That could be very interesting indeed.
It is also well worth re-reading the transcripts of the Public Accounts Committee's June 2020 evidence sessions into preparing for the peak of the pandemic.
The Saj used an offshore trust while an MP
'Cut' has covered the tendentious tax issues of both the Chancellor and the Secretary Of State For Health But Social Care (non-domiciled for U tax 2000-6) in recent weeks.
This week, the Independent followed up on the topic, with this report that Sajid 'The Saj' Javid used an offshore trust while an MP as a PPE under austerity Chancellor George Osborne at the Treasury.
And did not declare it.
This week's Private Eye also considers Mr Javid's tax affairs, reopening the matter of SA Capital which the Eye first featured in 2016, which Sajid and his brother Atif (hence SA) owned together. SA Capital raised £996,000 in loans in 2005 (the year when Javid and his wife were directors for one single day), but only £411,000 of this was secured from bank loans. The Eye wonders whether the other £585,000 may have come from The Saj's offshore trust: could this have been a tax-efficient route for a non-dom to get cash into the UK?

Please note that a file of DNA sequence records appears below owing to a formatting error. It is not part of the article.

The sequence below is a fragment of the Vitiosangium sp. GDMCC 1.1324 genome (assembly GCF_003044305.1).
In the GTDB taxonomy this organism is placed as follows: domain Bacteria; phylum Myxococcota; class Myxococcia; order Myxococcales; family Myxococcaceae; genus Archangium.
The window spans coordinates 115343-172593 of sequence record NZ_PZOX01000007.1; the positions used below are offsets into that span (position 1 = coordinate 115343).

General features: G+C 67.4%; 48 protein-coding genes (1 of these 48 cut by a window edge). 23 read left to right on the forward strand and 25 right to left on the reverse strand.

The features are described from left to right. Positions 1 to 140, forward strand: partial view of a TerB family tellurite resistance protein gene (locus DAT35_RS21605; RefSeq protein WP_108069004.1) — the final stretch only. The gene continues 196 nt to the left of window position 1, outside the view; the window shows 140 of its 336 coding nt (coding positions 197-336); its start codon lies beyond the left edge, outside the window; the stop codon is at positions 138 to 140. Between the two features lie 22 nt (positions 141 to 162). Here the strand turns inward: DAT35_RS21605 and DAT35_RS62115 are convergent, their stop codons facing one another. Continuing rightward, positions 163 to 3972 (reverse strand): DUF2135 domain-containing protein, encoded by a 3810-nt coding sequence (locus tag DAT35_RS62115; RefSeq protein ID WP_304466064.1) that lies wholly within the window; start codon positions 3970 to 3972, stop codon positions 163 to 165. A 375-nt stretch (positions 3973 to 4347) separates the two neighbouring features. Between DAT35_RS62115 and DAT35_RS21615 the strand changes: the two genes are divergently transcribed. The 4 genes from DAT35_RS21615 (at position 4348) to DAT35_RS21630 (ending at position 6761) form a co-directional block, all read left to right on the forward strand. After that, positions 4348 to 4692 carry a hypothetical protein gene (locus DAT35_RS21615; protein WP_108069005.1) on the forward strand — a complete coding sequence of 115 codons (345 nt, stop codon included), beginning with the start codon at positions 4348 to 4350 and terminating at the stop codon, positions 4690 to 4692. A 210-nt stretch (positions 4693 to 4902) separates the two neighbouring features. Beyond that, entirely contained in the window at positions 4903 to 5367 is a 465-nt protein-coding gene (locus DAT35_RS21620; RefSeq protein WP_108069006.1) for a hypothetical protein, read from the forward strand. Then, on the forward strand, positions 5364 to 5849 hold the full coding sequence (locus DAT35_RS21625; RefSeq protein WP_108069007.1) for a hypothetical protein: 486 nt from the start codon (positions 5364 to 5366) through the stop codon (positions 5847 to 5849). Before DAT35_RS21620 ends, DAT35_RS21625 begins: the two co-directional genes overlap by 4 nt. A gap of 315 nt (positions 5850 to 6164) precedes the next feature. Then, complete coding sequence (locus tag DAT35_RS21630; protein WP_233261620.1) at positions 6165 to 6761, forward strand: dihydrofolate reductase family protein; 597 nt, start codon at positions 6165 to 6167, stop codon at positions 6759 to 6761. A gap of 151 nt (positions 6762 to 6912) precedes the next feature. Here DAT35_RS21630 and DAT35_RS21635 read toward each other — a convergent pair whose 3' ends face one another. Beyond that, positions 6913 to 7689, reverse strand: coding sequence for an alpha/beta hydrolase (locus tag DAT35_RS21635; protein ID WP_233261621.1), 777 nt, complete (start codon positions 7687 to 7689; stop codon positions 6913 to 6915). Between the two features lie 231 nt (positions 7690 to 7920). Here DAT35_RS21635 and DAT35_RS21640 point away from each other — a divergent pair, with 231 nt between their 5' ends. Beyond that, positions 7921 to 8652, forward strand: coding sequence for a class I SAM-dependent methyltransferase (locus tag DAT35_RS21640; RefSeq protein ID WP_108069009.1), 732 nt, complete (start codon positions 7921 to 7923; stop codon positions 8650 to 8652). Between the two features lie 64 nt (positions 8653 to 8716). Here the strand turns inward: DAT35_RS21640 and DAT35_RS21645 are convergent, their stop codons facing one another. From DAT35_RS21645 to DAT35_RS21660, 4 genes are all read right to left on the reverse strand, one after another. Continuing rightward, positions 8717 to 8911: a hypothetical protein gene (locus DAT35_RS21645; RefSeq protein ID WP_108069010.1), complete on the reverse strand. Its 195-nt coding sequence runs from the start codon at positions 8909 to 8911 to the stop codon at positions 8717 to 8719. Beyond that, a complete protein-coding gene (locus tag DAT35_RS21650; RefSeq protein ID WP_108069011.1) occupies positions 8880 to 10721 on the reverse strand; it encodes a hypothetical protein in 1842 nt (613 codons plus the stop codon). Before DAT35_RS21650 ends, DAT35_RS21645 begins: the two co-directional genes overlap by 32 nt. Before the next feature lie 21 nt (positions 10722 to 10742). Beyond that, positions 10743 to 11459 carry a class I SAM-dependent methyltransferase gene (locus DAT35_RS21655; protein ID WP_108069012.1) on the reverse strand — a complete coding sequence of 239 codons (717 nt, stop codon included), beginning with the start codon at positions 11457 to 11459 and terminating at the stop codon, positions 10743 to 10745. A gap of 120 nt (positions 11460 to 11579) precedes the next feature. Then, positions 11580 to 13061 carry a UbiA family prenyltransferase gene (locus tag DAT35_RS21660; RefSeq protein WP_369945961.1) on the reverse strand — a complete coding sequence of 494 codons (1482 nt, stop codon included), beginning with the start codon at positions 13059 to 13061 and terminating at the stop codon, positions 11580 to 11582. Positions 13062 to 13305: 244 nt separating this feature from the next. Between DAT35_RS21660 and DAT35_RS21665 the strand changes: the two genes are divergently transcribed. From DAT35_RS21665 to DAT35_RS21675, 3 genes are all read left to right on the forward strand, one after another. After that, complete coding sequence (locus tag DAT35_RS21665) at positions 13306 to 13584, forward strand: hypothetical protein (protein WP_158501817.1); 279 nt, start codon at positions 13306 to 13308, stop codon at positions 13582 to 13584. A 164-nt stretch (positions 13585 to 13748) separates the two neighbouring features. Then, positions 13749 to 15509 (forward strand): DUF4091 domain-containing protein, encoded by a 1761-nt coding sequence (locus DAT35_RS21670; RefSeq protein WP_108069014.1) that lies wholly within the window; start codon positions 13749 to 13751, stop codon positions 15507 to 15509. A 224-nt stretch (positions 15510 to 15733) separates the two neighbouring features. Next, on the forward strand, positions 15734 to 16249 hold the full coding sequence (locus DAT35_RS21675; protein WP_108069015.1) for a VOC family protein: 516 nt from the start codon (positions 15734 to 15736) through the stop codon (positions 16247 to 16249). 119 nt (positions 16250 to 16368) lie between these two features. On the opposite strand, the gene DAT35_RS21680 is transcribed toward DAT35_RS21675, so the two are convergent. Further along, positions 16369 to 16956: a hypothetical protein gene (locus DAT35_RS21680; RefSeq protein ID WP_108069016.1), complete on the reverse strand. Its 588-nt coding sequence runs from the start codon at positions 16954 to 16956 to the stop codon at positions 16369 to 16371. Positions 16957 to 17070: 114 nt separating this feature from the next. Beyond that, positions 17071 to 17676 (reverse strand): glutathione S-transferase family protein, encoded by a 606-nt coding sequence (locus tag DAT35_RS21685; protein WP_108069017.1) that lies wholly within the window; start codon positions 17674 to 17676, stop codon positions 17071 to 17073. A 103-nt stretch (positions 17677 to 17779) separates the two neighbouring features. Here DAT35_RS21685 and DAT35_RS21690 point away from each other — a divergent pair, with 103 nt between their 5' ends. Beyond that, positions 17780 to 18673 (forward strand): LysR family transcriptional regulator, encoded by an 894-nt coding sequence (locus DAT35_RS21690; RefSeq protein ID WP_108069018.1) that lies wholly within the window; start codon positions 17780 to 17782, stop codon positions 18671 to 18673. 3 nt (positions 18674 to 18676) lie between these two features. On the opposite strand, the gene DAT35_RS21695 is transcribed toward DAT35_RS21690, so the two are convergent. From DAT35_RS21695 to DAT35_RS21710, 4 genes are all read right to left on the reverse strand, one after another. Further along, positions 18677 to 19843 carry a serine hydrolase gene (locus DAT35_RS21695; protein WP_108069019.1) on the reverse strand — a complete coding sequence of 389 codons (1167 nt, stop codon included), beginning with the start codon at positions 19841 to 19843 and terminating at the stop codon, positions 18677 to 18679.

Mmmmmmm. If not mmmmmmmmmmmmmm.
Health Service Journal's excellent recent arrival Henry Anderson has this important analysis on the consequences of inflation for NHS budgets. Anderson concludes that every health system will face real-terms funding cuts in 2022-23 as a result.
The ONS this week noted that tax receipts from 2021-22 have been stronger than anticipated by the OBR forecast, as the FT noted. To what extent this creates any wriggle room for fiscal manoeuvre to address then above probably depends on how badly the local elections this week go for the Conservatives.